County jail to expand HIV testingInmates can opt out
Tuesday, August 28, 2012
by Naomi Nix
Every day about 200 people pass through the doorways of the Cook County Jail to have their clothes inspected, their pictures taken and their backgrounds checked.
Now the incarcerated face one more examination: an HIV test.
The Cook County Jail is testing everyone who goes through the intake process for HIV, unless they refuse, hoping to put a dent in the number of people who have the virus but don't know it.
The approach, called opt-out HIV testing, has been in place for female inmates since April 2011, but the jail system expanded the program to include male inmates in late June.
Meanwhile, health officials plan to adopt a similar program for state prisons in the coming months.
Experts say correctional facilities have become a key battleground in the fight against HIV.
"It's a window of opportunity for reaching them for education purposes," said Cajetan Luna, executive director of the Center for Health Justice. "Once people get out in the community, it's much harder to do that work."
Each year, 1 in 7 people living with HIV pass through a correctional facility, according to the Centers for Disease Control and Prevention. Inmates are more than twice as likely to be infected with AIDS than people in the general population, particularly if they engage in risky behavior such as injection drug use or commercial sex work.
Improving HIV rates among inmates has benefits for people outside the system too. Undiagnosed inmates who leave the jail setting might go on to have other partners in the community who could become infected, experts say.
Before opt-out testing, inmates at the Cook County Jail were tested for HIV at their request or at a doctor's urging.
"While lots of people did ask … the number of them was a fraction of what we really wanted to be tested," said Dr. Chad Zawitz, director of infectious disease for the jail. "We try to make sure that nobody falls through the cracks."
Now inmates are told during the intake process that everyone is tested for HIV, but if they don't want the test they have to sign a form acknowledging their refusal. The American Civil Liberties Union of Illinois has not made any formal objections to the new procedure.
"Our general concern in testing is that it not be coercive so that people know that they have the ability to say no," said John Knight, director of the LGBT and AIDS Project at the American Civil Liberties Union of Illinois. "But we have not at this stage posed any objection to this testing."
Blood samples from those who take the test are sent to John H. Stroger Jr. Hospital, where they are tested overnight. By the next weekday a medical specialist is informed of the results.
Though the shift to opt-out testing is largely procedural, officials say it removes a psychological barrier to getting the test.
Misconceived notions about the virus's connection with homosexuality and how it is passed on to others persist inside and outside of jail, experts said. In a correctional facility setting, such perceptions can make inmates reluctant to take the test or even take medication for the virus for fear of unwanted attention.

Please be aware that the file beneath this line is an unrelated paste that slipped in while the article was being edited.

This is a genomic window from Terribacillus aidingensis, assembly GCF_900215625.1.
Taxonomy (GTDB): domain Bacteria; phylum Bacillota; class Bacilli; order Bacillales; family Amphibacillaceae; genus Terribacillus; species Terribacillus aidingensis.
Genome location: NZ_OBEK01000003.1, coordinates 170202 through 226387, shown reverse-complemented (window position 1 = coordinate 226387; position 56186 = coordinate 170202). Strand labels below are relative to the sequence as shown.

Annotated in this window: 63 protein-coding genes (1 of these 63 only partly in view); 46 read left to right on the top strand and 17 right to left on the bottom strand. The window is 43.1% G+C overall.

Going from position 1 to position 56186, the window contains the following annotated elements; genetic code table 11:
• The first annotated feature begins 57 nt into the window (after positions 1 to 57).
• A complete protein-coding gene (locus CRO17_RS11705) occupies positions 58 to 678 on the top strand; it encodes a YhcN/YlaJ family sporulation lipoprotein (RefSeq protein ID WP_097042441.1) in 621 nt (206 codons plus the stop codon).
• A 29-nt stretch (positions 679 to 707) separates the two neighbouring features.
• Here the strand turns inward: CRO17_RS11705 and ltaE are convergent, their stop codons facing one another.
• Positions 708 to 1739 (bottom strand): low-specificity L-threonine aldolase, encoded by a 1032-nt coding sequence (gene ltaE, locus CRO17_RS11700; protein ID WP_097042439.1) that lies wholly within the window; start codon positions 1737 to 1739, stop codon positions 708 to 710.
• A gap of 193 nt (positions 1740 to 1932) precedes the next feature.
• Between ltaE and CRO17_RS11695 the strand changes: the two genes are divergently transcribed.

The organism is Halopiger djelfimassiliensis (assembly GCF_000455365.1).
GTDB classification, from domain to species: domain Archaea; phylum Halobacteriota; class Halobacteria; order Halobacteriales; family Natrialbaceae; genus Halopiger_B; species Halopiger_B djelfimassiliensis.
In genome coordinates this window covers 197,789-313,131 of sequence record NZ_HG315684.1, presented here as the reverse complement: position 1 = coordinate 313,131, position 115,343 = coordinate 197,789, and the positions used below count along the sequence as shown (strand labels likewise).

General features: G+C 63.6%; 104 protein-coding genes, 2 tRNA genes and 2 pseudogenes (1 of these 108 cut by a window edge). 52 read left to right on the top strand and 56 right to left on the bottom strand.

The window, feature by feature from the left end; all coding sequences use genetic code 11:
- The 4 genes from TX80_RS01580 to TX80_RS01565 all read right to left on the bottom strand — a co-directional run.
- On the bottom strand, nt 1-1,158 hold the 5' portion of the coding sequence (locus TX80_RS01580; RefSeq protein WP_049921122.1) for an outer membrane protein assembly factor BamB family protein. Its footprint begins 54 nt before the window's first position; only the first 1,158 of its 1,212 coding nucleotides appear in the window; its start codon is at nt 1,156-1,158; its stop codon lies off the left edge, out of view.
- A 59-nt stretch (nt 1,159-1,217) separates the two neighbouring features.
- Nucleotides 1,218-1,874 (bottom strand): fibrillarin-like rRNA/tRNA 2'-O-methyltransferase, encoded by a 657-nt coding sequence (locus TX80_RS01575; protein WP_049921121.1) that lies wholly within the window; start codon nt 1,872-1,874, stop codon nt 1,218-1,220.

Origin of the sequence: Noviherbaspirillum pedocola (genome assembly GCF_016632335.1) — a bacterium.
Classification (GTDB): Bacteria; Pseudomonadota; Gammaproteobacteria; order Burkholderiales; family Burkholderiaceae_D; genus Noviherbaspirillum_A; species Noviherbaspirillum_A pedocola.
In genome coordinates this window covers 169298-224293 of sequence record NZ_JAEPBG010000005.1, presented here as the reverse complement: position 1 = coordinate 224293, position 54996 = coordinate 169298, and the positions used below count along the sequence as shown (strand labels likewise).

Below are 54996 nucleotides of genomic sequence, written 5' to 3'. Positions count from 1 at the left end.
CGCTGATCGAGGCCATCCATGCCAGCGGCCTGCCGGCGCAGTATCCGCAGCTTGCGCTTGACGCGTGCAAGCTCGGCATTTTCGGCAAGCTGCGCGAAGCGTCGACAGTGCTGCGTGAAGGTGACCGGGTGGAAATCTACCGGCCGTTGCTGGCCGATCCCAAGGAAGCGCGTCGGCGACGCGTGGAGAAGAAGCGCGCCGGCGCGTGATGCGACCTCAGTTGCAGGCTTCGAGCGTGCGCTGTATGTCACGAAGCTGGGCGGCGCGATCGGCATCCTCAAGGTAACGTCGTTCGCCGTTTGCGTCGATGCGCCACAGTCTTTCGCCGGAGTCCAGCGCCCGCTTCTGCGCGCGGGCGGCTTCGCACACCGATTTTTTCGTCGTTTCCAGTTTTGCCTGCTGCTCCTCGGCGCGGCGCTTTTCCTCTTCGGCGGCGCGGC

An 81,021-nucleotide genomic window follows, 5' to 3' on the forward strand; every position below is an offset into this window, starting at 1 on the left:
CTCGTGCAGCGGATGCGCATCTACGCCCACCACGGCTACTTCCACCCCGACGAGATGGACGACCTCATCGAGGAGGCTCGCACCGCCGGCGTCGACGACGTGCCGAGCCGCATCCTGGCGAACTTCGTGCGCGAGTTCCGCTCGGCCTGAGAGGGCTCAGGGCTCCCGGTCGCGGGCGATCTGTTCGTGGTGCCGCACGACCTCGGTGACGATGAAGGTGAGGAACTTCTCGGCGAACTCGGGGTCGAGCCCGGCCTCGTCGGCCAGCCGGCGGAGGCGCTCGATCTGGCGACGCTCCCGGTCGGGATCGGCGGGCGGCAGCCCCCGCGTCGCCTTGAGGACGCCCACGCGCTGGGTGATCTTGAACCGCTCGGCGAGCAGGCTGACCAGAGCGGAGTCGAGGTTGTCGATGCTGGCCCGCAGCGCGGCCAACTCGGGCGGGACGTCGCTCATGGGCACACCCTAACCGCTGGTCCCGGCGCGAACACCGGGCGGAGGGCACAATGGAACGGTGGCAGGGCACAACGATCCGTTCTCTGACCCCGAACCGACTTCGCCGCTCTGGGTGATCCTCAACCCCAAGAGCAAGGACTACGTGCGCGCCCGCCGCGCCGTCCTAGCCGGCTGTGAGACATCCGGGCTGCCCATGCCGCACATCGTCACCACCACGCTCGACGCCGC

"If one of them is … going to see the doctor for any reason, while (people are) not immediately suspicious for HIV, people will say, 'Why you going to see the doctor?'" Zawitz said. "I try to give them plausible reasons on why they are seeing me other than they got it."
Compared with the previous year, the number of HIV tests taken since opt out began for female inmates has about tripled, Zawitz said.
The Cook County Health and Hospitals System is paying about $275,000 a year for the increased testing at the jail.
The state prison system hopes to adopt a similar approach. Currently inmates are offered a test at their parent facility. But in the fall, inmates will be told only of their option to refuse a test when they enter a reception and classification center.
"It's certainly a significant change," said agency medical director Louis Shicker. "We're hoping that we will catch more people and possibly pick up more positives."
The initiative will be paid for by part of a $7 million grant awarded two years ago to researchers at the University of Illinois at Chicago.
The group also is experimenting with using inmate social networks to find and diagnose more HIV-positive people. As part of the initiative, HIV-positive people who have been released from prison recently may receive coupons to give to their friends that would give them $10 in exchange for taking an HIV test.
Doctors hope to produce a study measuring the effects of opt-out testing on the number of tests taken and the positive diagnoses made.
"The more people we can find who are positive and start treatment and educate them … the better off everyone is," Shicker said. "The treatment is so effective (that) people can live pretty normally for a long period of time."